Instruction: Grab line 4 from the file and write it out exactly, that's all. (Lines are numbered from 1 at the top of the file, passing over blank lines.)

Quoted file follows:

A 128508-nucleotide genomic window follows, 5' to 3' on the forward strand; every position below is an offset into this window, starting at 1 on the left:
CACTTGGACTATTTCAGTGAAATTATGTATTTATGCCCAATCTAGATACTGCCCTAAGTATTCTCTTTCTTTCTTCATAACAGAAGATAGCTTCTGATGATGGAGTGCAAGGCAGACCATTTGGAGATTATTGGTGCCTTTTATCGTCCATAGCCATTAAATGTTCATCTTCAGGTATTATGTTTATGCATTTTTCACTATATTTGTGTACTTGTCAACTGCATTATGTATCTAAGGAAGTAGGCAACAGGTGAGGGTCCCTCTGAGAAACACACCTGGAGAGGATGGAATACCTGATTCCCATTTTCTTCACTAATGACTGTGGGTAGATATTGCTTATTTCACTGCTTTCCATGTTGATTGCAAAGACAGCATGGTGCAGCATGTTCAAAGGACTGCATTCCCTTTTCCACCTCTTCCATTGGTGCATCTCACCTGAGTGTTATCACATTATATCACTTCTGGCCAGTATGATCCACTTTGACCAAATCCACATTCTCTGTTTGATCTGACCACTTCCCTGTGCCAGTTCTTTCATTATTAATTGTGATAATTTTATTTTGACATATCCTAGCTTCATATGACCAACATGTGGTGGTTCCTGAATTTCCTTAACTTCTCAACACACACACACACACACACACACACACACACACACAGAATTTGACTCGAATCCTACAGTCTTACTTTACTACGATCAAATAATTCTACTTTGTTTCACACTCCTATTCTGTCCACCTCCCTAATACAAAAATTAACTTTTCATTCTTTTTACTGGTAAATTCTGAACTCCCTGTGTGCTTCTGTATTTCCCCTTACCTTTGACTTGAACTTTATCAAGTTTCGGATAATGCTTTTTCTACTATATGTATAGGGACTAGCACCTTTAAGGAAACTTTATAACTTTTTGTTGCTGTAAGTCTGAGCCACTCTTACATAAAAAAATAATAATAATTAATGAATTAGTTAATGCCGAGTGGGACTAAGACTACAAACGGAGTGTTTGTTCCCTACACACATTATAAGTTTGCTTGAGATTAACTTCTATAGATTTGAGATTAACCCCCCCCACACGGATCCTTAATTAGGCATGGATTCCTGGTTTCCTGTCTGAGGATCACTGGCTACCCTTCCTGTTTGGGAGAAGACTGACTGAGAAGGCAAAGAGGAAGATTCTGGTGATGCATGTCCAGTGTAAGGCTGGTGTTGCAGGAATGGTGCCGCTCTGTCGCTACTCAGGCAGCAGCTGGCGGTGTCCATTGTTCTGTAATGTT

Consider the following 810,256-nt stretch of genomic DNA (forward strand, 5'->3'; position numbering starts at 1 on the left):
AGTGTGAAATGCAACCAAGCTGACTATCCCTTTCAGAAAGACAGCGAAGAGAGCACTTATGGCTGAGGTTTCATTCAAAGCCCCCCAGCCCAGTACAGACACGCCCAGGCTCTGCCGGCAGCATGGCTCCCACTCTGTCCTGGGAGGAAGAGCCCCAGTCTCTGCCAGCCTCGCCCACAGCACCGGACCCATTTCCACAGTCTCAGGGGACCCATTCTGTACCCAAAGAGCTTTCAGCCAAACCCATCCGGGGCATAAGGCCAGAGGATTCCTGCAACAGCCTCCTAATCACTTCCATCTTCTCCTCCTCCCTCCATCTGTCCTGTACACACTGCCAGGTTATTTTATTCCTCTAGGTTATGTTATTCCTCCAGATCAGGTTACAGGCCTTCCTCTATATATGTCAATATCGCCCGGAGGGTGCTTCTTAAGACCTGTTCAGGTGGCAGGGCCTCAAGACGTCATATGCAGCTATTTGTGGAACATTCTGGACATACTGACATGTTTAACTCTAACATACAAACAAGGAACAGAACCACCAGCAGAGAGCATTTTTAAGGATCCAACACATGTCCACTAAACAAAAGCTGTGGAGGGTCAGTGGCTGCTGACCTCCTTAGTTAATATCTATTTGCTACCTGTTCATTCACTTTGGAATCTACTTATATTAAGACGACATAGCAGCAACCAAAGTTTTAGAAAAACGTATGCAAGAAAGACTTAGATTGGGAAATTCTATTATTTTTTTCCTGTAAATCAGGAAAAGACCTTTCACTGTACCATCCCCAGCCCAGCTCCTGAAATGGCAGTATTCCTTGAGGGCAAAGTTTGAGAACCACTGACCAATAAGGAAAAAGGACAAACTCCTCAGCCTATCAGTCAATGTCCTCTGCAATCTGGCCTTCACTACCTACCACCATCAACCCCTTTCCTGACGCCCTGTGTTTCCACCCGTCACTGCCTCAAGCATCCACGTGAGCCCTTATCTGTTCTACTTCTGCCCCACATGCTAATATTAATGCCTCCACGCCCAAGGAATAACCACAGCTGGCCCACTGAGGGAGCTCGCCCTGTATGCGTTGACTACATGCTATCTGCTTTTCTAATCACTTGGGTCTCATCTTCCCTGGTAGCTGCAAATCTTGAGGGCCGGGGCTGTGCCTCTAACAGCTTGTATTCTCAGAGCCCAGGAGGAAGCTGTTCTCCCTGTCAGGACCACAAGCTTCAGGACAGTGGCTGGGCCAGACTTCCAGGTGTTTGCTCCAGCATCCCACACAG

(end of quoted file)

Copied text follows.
AGTGTGAAATGCAACCAAGCTGACTATCCCTTTCAGAAAGACAGCGAAGAGAGCACTTATGGCTGAGGTTTCATTCAAAGCCCCCCAGCCCAGTACAGACACGCCCAGGCTCTGCCGGCAGCATGGCTCCCACTCTGTCCTGGGAGGAAGAGCCCCAGTCTCTGCCAGCCTCGCCCACAGCACCGGACCCATTTCCACAGTCTCAGGGGACCCATTCTGTACCCAAAGAGCTTTCAGCCAAACCCATCCGGGGCATAAGGCCAGAGGATTCCTGCAACAGCCTCCTAATCACTTCCATCTTCTCCTCCTCCCTCCATCTGTCCTGTACACACTGCCAGGTTATTTTATTCCTCTAGGTTATGTTATTCCTCCAGATCAGGTTACAGGCCTTCCTCTATATATGTCAATATCGCCCGGAGGGTGCTTCTTAAGACCTGTTCAGGTGGCAGGGCCTCAAGACGTCATATGCAGCTATTTGTGGAACATTCTGGACATACTGACATGTTTAACTCTAACATACAAACAAGGAACAGAACCACCAGCAGAGAGCATTTTTAAGGATCCAACACATGTCCACTAAACAAAAGCTGTGGAGGGTCAGTGGCTGCTGACCTCCTTAGTTAATATCTATTTGCTACCTGTTCATTCACTTTGGAATCTACTTATATTAAGACGACATAGCAGCAACCAAAGTTTTAGAAAAACGTATGCAAGAAAGACTTAGATTGGGAAATTCTATTATTTTTTTCCTGTAAATCAGGAAAAGACCTTTCACTGTACCATCCCCAGCCCAGCTCCTGAAATGGCAGTATTCCTTGAGGGCAAAGTTTGAGAACCACTGACCAATAAGGAAAAAGGACAAACTCCTCAGCCTATCAGTCAATGTCCTCTGCAATCTGGCCTTCACTACCTACCACCATCAACCCCTTTCCTGACGCCCTGTGTTTCCACCCGTCACTGCCTCAAGCATCCACGTGAGCCCTTATCTGTTCTACTTCTGCCCCACATGCTAATATTAATGCCTCCACGCCCAAGGAATAACCACAGCTGGCCCACTGAGGGAGCTCGCCCTGTATGCGTTGACTACATGCTATCTGCTTTTCTAATCACTTGGGTCTCATCTTCCCTGGTAGCTGCAAATCTTGAGGGCCGGGGCTGTGCCTCTAACAGCTTGTATTCTCAGAGCCCAGGAGGAAGCTGTTCTCCCTGTCAGGACCACAAGCTTCAGGACAGTGGCTGGGCCAGACTTCCAGGTGTTTGCTCCAGCATCCCACACAG